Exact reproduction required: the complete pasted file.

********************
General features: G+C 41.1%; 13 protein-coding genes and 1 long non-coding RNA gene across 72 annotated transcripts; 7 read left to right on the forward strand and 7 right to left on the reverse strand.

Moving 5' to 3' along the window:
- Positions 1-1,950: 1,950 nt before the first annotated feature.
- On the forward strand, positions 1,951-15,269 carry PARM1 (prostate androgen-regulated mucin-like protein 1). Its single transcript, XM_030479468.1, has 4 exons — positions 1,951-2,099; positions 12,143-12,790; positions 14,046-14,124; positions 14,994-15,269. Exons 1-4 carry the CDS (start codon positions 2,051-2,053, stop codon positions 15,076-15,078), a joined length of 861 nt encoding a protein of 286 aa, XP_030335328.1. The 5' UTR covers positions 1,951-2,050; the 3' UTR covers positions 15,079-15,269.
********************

General features: G+C 41.1%; 13 protein-coding genes and 1 long non-coding RNA gene across 72 annotated transcripts; 7 read left to right on the forward strand and 7 right to left on the reverse strand.

Moving 5' to 3' along the window:
- Positions 1-1,950: 1,950 nt before the first annotated feature.
- On the forward strand, positions 1,951-15,269 carry PARM1 (prostate androgen-regulated mucin-like protein 1). Its single transcript, XM_030479468.1, has 4 exons — positions 1,951-2,099; positions 12,143-12,790; positions 14,046-14,124; positions 14,994-15,269. Exons 1-4 carry the CDS (start codon positions 2,051-2,053, stop codon positions 15,076-15,078), a joined length of 861 nt encoding a protein of 286 aa, XP_030335328.1. The 5' UTR covers positions 1,951-2,050; the 3' UTR covers positions 15,079-15,269.